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Eileen Hogan

We went to the opening of Eileen Hogan’s beautiful exhibition at Browse and Darby, a smaller-scale version of her big retrospective held at the Yale Center for British Art over the summer, which sadly I didn’t see. Nobody is better at painting the spray of water, a view of Chiswick House seen through the trees or the atmosphere of a deserted sports field.

Hyde Park, Plane Trees (2018):-

Victoria Park, 7 February 2016:-

Kensington Gardens, 17 May 2017:-

Chiswick House (Study):-

Amongst the most impressive pictures in the exhibition are the oil sketches of the Prince of Wales and the Duchess of Cornwall, an incredibly difficult genre, but handled with admirable informality:-

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Blenheim Palace

I don’t mind how often I go to Blenheim, Vanbrugh’s greatest masterpiece, but one for which he has never really got the credit – partly because, from the very beginning, the Duchess of Marlborough vilified him for his extravagance, partly because it ended up costing far more than parliament allowed, partly because British taste has never really warmed to its full-blown, palatial magnificence and because, more recently, it has been thought that much of the detail was carried out by subordinates. But I remember going through Vanbrugh’s detailed correspondence when it first arrived in the British Library and how devoted Vanbrugh was to all aspects of the choice of stone, building management, and supervision not just of the design, but its construction as well. He was much more proud of it, more involved and less buccaneer than has sometimes been thought, not least by the odious Duchess.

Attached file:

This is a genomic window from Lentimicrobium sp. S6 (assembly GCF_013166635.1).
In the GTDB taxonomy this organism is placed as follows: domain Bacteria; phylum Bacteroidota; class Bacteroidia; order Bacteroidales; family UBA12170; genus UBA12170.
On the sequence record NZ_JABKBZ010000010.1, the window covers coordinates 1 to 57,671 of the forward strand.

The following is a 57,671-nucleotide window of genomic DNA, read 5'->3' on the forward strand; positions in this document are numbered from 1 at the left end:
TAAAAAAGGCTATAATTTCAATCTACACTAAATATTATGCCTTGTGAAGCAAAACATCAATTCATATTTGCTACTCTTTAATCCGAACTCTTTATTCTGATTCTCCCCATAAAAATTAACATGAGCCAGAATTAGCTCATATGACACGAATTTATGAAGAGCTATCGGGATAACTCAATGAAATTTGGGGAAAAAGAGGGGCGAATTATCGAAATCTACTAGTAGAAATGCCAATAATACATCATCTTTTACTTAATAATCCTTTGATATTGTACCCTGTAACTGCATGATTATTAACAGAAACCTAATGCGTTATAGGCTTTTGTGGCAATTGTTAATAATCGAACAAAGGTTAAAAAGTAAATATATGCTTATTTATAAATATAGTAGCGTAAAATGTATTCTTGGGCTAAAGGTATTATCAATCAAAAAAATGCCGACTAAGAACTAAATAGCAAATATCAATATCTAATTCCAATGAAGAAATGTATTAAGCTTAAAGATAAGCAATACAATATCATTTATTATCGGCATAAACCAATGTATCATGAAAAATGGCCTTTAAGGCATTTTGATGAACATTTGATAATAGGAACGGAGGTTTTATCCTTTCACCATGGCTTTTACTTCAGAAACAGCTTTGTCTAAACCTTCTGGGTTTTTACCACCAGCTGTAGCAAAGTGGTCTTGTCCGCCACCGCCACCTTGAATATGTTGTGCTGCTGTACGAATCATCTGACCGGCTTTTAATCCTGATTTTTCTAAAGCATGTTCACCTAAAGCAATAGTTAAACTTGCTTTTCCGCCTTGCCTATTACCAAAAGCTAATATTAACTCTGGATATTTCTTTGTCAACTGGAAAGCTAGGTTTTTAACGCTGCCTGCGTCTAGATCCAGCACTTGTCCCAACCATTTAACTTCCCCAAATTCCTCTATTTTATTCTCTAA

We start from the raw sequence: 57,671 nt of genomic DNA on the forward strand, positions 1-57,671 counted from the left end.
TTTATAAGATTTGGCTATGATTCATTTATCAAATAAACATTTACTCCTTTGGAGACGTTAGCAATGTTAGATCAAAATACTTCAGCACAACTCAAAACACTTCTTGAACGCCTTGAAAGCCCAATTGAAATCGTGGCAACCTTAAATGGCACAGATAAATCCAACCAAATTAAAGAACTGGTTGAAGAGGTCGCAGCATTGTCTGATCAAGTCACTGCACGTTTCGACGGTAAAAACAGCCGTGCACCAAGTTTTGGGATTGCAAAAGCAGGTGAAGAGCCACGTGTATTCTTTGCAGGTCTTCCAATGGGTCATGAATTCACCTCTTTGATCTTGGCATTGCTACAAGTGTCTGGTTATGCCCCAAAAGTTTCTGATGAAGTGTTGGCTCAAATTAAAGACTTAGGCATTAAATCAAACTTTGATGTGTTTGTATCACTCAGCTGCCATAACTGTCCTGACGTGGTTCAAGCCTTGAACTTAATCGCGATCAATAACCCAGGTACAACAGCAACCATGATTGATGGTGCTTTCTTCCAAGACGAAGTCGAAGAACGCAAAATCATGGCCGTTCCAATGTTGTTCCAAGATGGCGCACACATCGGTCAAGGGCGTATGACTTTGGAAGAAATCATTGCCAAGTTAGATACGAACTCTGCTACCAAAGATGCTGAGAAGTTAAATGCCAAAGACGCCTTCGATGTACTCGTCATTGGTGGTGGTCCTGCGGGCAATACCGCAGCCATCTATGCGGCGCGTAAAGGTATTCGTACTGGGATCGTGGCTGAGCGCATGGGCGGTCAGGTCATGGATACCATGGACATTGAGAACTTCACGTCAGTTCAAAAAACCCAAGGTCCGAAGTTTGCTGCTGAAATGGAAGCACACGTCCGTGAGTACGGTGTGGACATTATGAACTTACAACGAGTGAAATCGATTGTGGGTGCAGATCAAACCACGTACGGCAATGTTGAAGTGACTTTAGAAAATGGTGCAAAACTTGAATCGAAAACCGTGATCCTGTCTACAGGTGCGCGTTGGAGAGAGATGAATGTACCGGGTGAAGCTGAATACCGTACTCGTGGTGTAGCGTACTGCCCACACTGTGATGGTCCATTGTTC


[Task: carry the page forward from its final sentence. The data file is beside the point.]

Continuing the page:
The entrance courtyard:-

The Hall:-

Details of the interior:-

The library:-

The parterre:-

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Maurizio Catalan

I enjoyed the Maurizo Catalan exhibition at Blenheim – playful, provocative and subversive and, in an odd way, works well with Vanbrugh’s architecture which itself has playful and theatrical aspects.

The Great Hall has a copy of Emmanuel Frémiet’s statue of Joan of Arc:-

We’ll Never Die (2019):-

Here is Catalan himself, perched on a ledge next to the first Duke of Marlborough:-

He hangs himself in the Green Drawing Room:-

Novecento (1997):-

There are two of him in the Saloon:-

La Nona Ora (1999):-

Ego (2019):-

The tomb of the Duke is bedecked with pigeons:-

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Leonardo Drawings

I finally made it to the Queen’s Gallery for the last week of their astonishing exhibition of Leonardo drawings, the first time that so many have been displayed since they were shown at the Royal Academy in 1952. I should have known and expected the range of his different subjects, from his early Florentine studies of details of composition while working on paintings, but I don’t remember ever seeing his amazing anatomical studies, except in reproduction.

A skull (1489):-

The cardiovascular system (c.1509):-

The gastrointestinal tract and bladder (c.1508):-

The bladder (c.1508):-

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Design Museum

I’m very pleased for Tim Marlow that he is moving to the Design Museum as its Chief Executive and Director. I always admired the energy, knowledge, extraordinary articulacy and enthusiasm which he brought to the role of Artistic Director at the Royal Academy, where he was a wonderful and supportive colleague:-

https://amp.ft.com/content/2874c584-e8e0-11e9-85f4-d00e5018f061?__twitter_impression=true